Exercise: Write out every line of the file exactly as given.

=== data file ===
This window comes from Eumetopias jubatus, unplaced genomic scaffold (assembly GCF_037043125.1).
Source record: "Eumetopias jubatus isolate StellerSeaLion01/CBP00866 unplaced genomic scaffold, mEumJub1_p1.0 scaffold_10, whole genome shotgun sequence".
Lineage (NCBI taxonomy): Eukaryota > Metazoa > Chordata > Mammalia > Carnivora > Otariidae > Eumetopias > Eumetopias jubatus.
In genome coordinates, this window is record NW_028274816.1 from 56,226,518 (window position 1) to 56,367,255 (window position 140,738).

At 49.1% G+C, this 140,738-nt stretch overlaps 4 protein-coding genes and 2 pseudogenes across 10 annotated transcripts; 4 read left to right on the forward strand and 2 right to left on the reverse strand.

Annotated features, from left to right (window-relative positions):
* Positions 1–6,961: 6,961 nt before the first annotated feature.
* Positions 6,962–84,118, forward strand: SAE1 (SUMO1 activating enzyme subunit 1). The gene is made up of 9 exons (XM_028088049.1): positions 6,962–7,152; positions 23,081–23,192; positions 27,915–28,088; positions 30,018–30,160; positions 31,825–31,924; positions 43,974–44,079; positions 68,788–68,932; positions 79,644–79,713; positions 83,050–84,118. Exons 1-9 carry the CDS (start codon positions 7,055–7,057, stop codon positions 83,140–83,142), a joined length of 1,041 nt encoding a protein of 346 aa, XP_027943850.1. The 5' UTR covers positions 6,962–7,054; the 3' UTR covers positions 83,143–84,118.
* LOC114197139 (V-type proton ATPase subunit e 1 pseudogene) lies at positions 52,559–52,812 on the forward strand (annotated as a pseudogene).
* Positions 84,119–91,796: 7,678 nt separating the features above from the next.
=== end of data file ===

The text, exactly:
This window comes from Eumetopias jubatus, unplaced genomic scaffold (assembly GCF_037043125.1).
Source record: "Eumetopias jubatus isolate StellerSeaLion01/CBP00866 unplaced genomic scaffold, mEumJub1_p1.0 scaffold_10, whole genome shotgun sequence".
Lineage (NCBI taxonomy): Eukaryota > Metazoa > Chordata > Mammalia > Carnivora > Otariidae > Eumetopias > Eumetopias jubatus.
In genome coordinates, this window is record NW_028274816.1 from 56,226,518 (window position 1) to 56,367,255 (window position 140,738).

At 49.1% G+C, this 140,738-nt stretch overlaps 4 protein-coding genes and 2 pseudogenes across 10 annotated transcripts; 4 read left to right on the forward strand and 2 right to left on the reverse strand.

Annotated features, from left to right (window-relative positions):
* Positions 1–6,961: 6,961 nt before the first annotated feature.
* Positions 6,962–84,118, forward strand: SAE1 (SUMO1 activating enzyme subunit 1). The gene is made up of 9 exons (XM_028088049.1): positions 6,962–7,152; positions 23,081–23,192; positions 27,915–28,088; positions 30,018–30,160; positions 31,825–31,924; positions 43,974–44,079; positions 68,788–68,932; positions 79,644–79,713; positions 83,050–84,118. Exons 1-9 carry the CDS (start codon positions 7,055–7,057, stop codon positions 83,140–83,142), a joined length of 1,041 nt encoding a protein of 346 aa, XP_027943850.1. The 5' UTR covers positions 6,962–7,054; the 3' UTR covers positions 83,143–84,118.
* LOC114197139 (V-type proton ATPase subunit e 1 pseudogene) lies at positions 52,559–52,812 on the forward strand (annotated as a pseudogene).
* Positions 84,119–91,796: 7,678 nt separating the features above from the next.